Parenting K-6 Kids/Child Anger
I have two boys ages four and soon to be six.
My question is in regard to my older son and his, what I perceive to be, random bouts of anger.
He is an extremely bright little boy who is in many ways old beyond his years. Since he was an infant he was inordinately independent. His first words were no help and that theme has carried on ever since. As he was my first, I just thought it was normal that at two he could proficiently dress himself including zipping his winter coat, do his own car seat buckles and tighten himself in, and he LOVED doing laundry....by himself. Now, things have evolved to where he cooks himself breakfast several days each week and spends hours out in the garage building things with his tools and the scrap wood pile. This is all fine and dandy, and I'm certainly very proud of him, but I do have some concerns about his behaviour. One aspect, is that part of his independence is a deep seated desire to control. My husband and I both run our own businesses, so I can definitely see where this comes from to an extent. However, when things are not in his control, which at five, they just aren't all the time, it's as though the world is ending. If there are other kids involved, he wants to be the one who decides what they're doing and EXACTLY how they're doing it. For instance, we've had complete meltdowns including hitting his brother and cousin because he'd set up an imaginary store and they didn't take their pretend change after they'd made a purchase. This escalated into a full out fit as then the other kids didn't want to play store anymore and he would destroy any other activity they attempted to do. Which leads me to the other aspect of my concern. When he escalates to this out of control zone, he will hit, scream, and just out and out meanness to all others for a prolonged period of time. Using the store instance as an example, the other two kids went upstairs and were setting up the puzzle train track. He came out of his time out, went straight upstairs, and wrecked their train track and hurt them. He seemed calm when time out was done, but completely lost it as soon as he was back with the other kids. This set the tone for the rest of the day. I thought things had turned around when they started building a fort out of the couch cushions together. All was well, until one of the kids fell on a cushion and toppled it over. Another tantrum, hitting, screaming. We got it reassembled, and it randomly fell down when no one was near it and another tantrum followed including blaming the other kids even though they were nowhere near it.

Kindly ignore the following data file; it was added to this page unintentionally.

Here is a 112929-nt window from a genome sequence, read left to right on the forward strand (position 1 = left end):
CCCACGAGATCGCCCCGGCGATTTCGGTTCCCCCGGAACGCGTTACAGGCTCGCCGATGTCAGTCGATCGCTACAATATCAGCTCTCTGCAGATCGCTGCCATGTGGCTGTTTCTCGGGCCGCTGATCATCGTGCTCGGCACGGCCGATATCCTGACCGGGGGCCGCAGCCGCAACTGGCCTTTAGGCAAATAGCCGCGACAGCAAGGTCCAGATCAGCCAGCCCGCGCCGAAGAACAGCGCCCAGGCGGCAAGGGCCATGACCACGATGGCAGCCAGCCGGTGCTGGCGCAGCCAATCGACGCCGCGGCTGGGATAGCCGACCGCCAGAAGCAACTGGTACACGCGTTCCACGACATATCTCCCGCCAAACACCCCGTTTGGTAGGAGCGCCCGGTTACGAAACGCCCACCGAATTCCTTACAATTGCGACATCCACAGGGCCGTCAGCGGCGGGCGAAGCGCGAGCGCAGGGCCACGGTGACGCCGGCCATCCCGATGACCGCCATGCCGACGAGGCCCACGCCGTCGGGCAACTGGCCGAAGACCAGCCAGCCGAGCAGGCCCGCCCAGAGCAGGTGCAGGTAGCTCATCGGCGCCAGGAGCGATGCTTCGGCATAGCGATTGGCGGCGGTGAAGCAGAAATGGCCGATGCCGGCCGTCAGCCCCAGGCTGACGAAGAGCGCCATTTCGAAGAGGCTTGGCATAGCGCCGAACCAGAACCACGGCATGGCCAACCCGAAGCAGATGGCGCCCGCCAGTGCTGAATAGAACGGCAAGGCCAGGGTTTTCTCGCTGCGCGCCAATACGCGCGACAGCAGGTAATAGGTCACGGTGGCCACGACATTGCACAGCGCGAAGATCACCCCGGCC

As a parent (and I'm sure as a child, too) these days are exhausting. They feel like a never ending series of timeouts, talks about what we could do differently, and tantrums, all to no avail. Predominantly (and consistently), I've done timeouts, but I've also tried spanking, and neither seem to work. I want to help him to be able to cope with feeling angry in a healthy way, but am at a loss. When he was younger, I had assumed that if we remained consistent with timeouts and positive reinforcement, he would just grow out of this, but I just don't feel like that's the case and it's just not acceptable for him to be hurting his little brother. Since he's started kindergarten, he's also added name calling to his arsenal which is also very hurtful. Once he's calmed down, he's very remorseful, doesn't want to talk about it, and needs reassurance with physical affection. I do not try to talk to him when he's out of control, as that just intensifies things. However, once he's calmed down, I do insist that we talk about his behaviour which he never wants to do. I would tell him his timeout is over and when he's ready to have a little talk, he can come sit at the table. I really try to talk about his behaviour and never ever say things like "you're bad" or "you're mean", etc as while I do want to modify his behaviour, I certainly don't want him to internalize negative feelings about himself.
Other things that may set him off are teasing or any feeling of embarrassment, losing (games, races, etc), jealousy, inability to master a task, unwanted attention (even to good behaviour) and disruption to routine are what come to mind of the top of my head.